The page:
Is the UK heading for a winter of ‘super colds’?
Thousands of people are reporting coming down with bad colds following the relaxing of lockdown measures, UK Health Secretary data shows.
Why do we get a ‘common cold’ season and typically when does it occur in the UK?
Every winter we have the ‘cold and flu’ season when cases of respiratory virus infections increase. These winter respiratory viruses include the flu virus, which can cause severe infections, and rhinoviruses, which causes more mild ‘colds’, though there are many other respiratory viruses that spread in the winter.
In the UK the cold and flu season is typically between October and March and coincides with the onset of winter weather. It is thought that there are three main reasons for this seasonal increase in respiratory virus infections.
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How have COVID restrictions affected the cold season?
The 2020-2021 winter cold and flu season was unique in seeing some of the lowest rates of respiratory virus infections in recent history. It’s thought that this dramatic reduction was due to the COVID-19 precautions that we were taking over the last winter. COVID-19, just like flu and many winter cold viruses, spreads through the air.
Because of this, the measures that are so effective at reducing COVID-19 transmission, e.g. face masks, indoor ventilation, physical distancing and hand hygiene, will also be effective at reducing the transmission of many other respiratory viruses and their use is why we had such a mild cold and flu season last year.
What is a 'super cold'?
The question many of us are asking now, is what to expect for the coming winter given that the use of COVID-19 preventative measures have largely been repealed in the UK. It has been suggested that we might see a ‘super’ cold and flu season. It is possible that we will see a robust cold and flu season this winter where we have widespread transmission of ‘typical’ strains of cold and flu viruses.
In this situation, the infections would not necessarily be any more severe than in a typical winter - though a flu infection can still be very severe. This could occur because our collective immunity to typical cold and flu viruses may have waned over the past year and so more people may be susceptible to infection with these viruses.
We are already seeing indications of increased respiratory virus infections in children, specifically the dangerous respiratory syncytial virus, or RSV. Over the past summer we saw high levels of RSV infections in areas where COVID-19 precautions were relaxing. It is very possible the level of RSV and other respiratory viruses will continue to increase over the coming winter in areas without mitigation measures in place.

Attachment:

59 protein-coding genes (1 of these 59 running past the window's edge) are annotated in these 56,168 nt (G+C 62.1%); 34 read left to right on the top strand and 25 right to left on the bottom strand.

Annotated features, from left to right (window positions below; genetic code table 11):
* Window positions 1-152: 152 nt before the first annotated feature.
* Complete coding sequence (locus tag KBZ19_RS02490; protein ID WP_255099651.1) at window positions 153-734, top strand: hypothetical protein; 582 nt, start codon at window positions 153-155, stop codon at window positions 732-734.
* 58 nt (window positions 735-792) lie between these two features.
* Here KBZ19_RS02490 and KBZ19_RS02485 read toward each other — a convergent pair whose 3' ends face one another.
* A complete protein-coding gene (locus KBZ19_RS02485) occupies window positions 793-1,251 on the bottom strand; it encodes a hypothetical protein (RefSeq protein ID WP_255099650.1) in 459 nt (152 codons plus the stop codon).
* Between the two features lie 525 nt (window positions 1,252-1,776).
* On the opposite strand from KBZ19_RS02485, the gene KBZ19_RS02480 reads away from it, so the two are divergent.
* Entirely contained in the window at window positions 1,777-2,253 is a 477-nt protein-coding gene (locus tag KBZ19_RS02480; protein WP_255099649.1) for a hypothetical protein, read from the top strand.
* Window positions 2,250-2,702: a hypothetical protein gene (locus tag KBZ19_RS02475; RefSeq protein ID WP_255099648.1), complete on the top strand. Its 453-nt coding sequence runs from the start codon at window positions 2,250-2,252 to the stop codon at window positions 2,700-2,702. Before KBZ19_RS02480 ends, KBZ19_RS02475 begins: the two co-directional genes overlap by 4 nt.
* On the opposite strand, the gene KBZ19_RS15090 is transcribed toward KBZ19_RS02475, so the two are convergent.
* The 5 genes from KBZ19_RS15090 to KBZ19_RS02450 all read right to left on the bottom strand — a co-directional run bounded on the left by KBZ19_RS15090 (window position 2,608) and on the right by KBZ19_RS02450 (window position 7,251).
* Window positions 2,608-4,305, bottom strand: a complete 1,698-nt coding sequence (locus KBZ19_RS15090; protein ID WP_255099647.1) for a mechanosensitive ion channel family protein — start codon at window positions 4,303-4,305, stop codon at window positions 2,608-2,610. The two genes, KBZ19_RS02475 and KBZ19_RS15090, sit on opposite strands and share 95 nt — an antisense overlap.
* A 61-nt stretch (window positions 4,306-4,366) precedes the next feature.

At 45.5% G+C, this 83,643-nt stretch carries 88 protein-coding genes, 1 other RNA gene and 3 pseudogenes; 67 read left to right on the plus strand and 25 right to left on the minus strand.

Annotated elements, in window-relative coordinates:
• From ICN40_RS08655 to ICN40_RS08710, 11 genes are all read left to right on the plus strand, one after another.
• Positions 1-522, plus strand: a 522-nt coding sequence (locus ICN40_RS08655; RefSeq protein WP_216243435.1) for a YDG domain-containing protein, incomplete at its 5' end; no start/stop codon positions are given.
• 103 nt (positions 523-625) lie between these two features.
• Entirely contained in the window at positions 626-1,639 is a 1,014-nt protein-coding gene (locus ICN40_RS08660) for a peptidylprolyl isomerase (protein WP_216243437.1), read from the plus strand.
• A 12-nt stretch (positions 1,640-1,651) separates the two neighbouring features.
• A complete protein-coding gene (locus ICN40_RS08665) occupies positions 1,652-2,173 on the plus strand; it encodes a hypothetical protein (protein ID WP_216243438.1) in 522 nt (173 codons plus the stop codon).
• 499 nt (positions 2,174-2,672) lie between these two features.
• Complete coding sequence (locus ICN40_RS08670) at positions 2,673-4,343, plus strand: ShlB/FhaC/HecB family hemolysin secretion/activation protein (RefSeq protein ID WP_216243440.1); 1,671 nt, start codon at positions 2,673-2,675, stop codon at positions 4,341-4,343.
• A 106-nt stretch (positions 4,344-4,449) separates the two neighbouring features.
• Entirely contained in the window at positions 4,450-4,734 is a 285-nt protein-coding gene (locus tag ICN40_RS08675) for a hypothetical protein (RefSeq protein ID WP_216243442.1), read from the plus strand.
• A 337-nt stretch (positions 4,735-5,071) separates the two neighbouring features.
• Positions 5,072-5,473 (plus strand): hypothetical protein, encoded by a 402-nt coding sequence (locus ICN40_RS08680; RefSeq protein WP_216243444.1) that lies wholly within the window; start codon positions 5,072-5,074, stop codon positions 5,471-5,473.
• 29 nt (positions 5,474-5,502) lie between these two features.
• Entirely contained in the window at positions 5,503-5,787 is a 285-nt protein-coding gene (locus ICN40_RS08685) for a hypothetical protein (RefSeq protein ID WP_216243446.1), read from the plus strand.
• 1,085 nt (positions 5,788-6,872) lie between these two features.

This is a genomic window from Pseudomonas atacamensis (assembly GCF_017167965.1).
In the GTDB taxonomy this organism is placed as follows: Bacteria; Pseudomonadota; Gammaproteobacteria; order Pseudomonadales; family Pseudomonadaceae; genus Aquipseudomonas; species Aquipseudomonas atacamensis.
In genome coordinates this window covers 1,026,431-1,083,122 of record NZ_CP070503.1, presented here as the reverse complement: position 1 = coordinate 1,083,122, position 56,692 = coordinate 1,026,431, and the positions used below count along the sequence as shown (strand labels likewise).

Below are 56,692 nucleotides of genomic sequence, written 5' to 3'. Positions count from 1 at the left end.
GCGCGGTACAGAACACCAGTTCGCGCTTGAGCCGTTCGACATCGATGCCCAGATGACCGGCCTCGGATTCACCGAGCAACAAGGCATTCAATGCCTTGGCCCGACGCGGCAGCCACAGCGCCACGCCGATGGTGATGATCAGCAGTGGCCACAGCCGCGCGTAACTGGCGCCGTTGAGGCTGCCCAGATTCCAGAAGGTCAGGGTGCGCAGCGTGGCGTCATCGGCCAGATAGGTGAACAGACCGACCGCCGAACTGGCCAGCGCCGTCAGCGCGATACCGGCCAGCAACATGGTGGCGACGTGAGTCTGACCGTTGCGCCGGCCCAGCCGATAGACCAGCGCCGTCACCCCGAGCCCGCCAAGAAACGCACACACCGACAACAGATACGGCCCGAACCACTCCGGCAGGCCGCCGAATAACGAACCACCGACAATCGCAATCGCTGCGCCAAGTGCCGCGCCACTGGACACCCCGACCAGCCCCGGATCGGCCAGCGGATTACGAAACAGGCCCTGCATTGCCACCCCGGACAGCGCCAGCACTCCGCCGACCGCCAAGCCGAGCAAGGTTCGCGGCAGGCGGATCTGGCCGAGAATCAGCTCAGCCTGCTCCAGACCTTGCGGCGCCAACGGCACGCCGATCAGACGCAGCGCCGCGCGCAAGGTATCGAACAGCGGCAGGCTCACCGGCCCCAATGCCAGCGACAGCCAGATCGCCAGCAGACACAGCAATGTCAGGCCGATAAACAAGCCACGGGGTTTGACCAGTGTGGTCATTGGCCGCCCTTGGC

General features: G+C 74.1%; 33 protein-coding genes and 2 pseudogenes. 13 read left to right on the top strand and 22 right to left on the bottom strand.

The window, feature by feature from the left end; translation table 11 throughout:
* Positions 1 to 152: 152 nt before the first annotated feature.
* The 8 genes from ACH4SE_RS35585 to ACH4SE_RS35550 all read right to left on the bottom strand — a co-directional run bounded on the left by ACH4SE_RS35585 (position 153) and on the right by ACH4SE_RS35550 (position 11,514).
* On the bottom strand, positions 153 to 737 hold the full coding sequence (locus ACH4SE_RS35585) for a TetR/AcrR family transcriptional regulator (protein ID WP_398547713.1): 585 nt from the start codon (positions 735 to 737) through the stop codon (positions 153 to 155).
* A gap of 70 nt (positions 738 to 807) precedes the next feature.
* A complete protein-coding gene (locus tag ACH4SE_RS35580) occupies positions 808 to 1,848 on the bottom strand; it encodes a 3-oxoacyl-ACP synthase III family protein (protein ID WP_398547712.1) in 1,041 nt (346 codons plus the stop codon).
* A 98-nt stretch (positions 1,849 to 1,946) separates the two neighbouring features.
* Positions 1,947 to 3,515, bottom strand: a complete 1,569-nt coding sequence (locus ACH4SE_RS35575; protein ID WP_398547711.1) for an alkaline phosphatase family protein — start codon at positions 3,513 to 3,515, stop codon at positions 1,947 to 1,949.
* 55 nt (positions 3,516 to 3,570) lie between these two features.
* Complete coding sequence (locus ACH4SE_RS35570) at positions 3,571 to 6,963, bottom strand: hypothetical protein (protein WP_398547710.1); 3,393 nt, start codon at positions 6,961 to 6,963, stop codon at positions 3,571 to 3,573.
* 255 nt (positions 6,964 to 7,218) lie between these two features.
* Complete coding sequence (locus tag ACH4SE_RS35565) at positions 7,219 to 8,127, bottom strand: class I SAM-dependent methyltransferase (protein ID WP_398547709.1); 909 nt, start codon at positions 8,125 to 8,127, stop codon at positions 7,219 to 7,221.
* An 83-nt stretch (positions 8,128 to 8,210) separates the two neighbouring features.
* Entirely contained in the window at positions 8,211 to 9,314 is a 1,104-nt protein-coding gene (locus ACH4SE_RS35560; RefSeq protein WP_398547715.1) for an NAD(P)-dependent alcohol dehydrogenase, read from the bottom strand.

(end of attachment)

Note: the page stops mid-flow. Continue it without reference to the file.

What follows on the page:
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Another concern is that there will be a ‘super’ strain of cold or flu viruses that will spread better or cause more severe disease, just as we’ve seen with some of the COVID-19 variants. Whilst there’s no specific super cold that we should be worried about, viruses like the flu continue to change and evolve during the course of the year. Thus, it is possible that the version of the flu virus that we see spreading this winter will be more severe or transmissable than we’ve seen before; however, there is no reason to assume that will be the case.
It is just as possible this year’s flu strain will be milder than we’ve seen in past years. Of greater concern is co-infection. Studies have shown that co-infections between flu and COVID-19 are possible and can greatly increase virus transmission and disease severity.
What are the best ways to protect yourself from catching or spreading a cold?
Regardless of the exact strains of cold and flu viruses that are going around this winter, we know what we need to do to reduce the spread and protect ourselves: wear face masks in indoor spaces, practice physical distancing, pay attention to hand hygiene, ensure good indoor ventilation and get vaccinated - both for COVID-19 as well as the flu. All of these measures will also help to protect against the spread of COVID-19, which still has high transmission rates in the UK and will likely continue to pose a risk to health and wellbeing throughout the winter.
Jeremy Rossman is a Senior Lecturer in Virology and President of Research-Aid Networks, University of Kent. His research focuses on the process of infectious disease outbreaks, and he has contributed to studies published in journals including PLoS Pathogens, Bioinformatics and Cell.